3. Success is meant to be unstable.

Definitive stability equals death.

Entrepreneurship is the relentless pursuit of finite periods of unstable success. The key to long-term success is, then, to keep moving forward realizing that everything will always be in motion.

Steve Jobs was no stranger to this reality. He became very successful with his first company, Apple, from which he was later fired due to the financially underperforming Macintosh and clash of visions with then-CEO John Sculley. He then revolutionized the microcomputing industry with the ahead-of-its-time NeXT workstation, only to find out it was economically unfeasible for mass production.

In parallel, he made a fortune with Pixar, the digital animation spin-out from Lucasfim, which he helped fund and later sold to The Walt Disney Company. All throughout this time, Jobs experienced firsthand the volatile nature of high-stakes business success, leaving behind a legacy of resilience and reinvention.

4. Weaknesses are blessings in disguise.

Weaknesses are the seeds of the greatest strengths.

Conversely, uncontrolled strengths always become weaknesses. In fact, the greatest human strengths, namely courage and humility, only flourish in the soil of weakness.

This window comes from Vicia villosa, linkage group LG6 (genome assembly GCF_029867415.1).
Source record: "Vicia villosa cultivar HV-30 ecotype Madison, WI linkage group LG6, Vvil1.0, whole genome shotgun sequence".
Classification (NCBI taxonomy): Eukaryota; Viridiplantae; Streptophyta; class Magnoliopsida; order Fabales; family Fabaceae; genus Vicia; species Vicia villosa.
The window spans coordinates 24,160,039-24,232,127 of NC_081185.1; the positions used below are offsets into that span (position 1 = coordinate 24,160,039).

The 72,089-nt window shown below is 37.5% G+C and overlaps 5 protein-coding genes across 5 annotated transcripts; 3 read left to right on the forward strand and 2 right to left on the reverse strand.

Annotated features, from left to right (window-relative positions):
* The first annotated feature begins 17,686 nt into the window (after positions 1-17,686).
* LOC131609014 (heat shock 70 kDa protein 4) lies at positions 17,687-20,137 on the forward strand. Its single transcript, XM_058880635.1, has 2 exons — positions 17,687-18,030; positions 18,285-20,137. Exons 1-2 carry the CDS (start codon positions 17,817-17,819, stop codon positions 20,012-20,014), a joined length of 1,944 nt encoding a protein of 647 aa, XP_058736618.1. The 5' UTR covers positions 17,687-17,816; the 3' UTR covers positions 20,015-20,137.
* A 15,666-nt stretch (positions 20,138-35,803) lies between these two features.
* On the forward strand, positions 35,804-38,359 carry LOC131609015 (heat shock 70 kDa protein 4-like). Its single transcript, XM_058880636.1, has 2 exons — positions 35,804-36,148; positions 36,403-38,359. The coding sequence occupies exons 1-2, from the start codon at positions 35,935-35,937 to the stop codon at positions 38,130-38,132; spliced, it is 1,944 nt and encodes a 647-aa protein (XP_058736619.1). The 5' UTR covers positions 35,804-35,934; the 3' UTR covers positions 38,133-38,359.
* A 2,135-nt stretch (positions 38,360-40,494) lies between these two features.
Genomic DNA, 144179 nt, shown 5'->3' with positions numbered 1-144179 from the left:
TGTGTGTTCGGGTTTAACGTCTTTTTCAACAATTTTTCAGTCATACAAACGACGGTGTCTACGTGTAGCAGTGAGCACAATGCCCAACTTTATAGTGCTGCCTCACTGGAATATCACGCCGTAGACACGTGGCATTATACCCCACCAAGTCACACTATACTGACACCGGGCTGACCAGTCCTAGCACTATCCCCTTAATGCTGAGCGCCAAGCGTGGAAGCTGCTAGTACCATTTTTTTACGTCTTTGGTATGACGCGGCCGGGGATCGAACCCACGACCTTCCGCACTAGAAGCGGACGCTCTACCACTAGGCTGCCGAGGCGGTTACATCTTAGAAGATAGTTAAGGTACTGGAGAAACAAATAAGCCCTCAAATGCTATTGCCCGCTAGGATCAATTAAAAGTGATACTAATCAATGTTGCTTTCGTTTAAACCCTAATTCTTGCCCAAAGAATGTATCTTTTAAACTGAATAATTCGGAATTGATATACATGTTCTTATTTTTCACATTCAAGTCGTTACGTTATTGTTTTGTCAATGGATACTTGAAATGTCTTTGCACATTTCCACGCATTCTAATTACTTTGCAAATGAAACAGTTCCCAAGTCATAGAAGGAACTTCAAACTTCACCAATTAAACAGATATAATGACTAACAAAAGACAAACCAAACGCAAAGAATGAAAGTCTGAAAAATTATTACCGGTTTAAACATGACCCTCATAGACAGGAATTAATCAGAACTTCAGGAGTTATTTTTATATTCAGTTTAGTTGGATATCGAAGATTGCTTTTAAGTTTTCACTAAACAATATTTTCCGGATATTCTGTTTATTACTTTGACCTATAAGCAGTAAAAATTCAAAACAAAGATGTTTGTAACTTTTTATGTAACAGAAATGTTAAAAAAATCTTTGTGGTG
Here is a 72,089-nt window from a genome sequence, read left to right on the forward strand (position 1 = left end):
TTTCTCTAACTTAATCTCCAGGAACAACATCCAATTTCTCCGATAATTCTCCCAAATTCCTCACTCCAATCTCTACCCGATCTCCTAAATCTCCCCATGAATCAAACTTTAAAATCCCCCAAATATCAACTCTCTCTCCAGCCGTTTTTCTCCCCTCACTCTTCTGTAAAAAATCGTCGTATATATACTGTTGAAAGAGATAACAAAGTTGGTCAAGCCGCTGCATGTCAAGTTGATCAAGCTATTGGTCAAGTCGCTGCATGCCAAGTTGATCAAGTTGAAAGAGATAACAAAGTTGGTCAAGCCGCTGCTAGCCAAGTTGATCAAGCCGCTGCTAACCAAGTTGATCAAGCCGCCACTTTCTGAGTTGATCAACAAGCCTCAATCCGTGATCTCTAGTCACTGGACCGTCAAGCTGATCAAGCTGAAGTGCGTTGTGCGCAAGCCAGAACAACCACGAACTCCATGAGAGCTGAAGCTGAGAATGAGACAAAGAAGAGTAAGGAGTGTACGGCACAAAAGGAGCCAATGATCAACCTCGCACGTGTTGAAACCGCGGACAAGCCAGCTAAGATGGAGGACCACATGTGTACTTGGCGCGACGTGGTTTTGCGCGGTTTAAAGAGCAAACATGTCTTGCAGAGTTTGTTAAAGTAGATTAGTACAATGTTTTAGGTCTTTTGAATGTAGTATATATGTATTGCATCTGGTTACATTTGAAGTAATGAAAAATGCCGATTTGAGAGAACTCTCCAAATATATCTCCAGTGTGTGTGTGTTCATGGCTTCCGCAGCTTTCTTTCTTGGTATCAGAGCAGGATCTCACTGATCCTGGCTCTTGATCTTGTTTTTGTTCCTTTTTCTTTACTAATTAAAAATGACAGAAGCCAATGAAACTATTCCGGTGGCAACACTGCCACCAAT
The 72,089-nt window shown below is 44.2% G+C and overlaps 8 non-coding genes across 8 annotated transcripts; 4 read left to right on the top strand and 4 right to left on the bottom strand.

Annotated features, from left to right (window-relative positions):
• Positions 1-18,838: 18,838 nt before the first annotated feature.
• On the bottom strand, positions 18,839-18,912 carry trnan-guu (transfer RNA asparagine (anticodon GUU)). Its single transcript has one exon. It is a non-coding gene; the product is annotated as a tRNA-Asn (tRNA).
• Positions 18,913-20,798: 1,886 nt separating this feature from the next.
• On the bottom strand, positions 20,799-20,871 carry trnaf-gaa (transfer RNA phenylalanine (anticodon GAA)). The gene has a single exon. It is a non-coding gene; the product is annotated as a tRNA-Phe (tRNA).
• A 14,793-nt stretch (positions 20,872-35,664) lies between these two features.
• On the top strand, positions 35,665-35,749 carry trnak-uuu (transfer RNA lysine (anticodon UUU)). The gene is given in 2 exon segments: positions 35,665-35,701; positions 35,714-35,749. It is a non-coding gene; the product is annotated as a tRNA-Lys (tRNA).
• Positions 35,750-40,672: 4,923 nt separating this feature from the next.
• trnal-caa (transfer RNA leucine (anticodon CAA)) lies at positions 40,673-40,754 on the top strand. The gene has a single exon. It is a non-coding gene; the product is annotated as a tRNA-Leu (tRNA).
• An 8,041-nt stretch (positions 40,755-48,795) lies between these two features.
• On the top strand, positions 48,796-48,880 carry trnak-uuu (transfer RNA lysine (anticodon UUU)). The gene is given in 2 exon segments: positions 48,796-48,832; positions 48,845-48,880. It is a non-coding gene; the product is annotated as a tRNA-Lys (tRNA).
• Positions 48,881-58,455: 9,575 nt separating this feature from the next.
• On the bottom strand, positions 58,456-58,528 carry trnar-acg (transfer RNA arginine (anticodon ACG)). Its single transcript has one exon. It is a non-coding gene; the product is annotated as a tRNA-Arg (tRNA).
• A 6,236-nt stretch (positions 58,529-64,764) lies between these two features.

British Billionaire Richard Branson has experienced the strengthening results of fighting, and then working with, a complex weakness. Branson found out he suffered from dyslexia in his early twenties. This cognitive - not intellectual -- obstacle led him to pursue and value simplicity as the cornerstone for his business ventures.

By the same token, he realized the value of surrounding himself with talented individuals and delegating accordingly. So, even though simplicity and delegation are key success factors for any business, for Branson, they are a matter of survival. This is why he takes them so seriously.

5. Knowledge is just an approximation to reality, not reality itself.

Whoever wants to be successful must possess knowledge, but more importantly, must be able to challenge it.

When we cling to current knowledge as if it were an absolute truth, it becomes the seed of future failure. In today’s ever-moving economy, knowledge can be as ephemeral as the blink of an eye. Albert Einstein might be the most iconic symbol of this principle.

With his Special and General Theories of Relativity, Einstein broke the universal model of Physics by reinterpreting the behavior of light and gravity. His theories, now proven, have given way to technologies we now take for granted such as nuclear power plants, positron emission tomography and GPS systems. Einstein challenged conventional knowledge and literally changed the world forever.